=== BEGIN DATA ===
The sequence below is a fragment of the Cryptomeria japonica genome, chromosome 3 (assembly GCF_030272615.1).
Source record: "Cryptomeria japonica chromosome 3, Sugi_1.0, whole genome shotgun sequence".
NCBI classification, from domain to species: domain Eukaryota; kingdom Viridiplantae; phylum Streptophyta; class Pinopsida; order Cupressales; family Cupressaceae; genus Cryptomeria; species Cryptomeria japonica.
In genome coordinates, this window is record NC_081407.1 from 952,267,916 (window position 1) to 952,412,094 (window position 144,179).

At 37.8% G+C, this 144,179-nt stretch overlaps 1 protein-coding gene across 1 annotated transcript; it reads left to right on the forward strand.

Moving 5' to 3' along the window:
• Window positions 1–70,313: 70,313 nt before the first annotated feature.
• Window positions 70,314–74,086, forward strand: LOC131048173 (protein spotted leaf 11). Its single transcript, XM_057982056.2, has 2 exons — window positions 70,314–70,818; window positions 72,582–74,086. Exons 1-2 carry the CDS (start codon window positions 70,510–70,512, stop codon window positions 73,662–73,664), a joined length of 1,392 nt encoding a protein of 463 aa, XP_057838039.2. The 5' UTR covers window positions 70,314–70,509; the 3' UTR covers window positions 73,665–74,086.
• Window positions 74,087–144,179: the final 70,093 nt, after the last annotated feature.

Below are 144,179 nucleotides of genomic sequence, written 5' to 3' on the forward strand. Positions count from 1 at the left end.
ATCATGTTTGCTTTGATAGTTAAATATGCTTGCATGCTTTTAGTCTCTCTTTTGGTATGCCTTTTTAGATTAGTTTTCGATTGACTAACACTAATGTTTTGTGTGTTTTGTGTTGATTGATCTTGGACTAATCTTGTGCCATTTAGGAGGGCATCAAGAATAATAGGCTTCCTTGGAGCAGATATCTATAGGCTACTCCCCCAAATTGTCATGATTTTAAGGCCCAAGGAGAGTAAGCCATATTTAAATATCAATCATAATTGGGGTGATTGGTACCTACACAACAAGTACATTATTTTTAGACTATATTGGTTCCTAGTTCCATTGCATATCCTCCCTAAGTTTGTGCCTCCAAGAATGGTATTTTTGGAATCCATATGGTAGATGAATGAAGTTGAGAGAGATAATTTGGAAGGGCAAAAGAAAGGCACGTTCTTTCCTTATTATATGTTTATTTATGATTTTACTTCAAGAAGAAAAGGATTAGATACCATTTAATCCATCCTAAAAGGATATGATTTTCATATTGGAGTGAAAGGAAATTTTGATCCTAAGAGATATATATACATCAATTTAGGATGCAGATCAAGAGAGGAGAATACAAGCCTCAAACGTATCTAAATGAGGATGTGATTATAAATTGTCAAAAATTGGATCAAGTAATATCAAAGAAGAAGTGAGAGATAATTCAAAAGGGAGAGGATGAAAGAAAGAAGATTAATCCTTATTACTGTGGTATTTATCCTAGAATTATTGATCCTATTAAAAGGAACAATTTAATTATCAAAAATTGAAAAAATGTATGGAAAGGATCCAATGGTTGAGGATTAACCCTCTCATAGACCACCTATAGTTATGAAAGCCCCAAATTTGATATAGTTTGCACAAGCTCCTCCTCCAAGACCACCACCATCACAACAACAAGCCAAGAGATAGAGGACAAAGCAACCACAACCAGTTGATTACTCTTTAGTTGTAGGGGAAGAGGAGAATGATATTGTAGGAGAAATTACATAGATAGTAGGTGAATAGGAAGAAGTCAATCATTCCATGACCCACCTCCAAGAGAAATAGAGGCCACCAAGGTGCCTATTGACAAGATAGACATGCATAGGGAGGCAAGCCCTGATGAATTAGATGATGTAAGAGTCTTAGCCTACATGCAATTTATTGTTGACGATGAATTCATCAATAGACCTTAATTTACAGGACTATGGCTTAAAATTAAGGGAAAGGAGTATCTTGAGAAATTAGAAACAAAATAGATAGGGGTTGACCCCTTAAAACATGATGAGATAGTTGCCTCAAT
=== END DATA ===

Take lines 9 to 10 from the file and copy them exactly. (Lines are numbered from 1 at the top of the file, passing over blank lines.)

• Window positions 74,087–144,179: the final 70,093 nt, after the last annotated feature.

Below are 144,179 nucleotides of genomic sequence, written 5' to 3' on the forward strand. Positions count from 1 at the left end.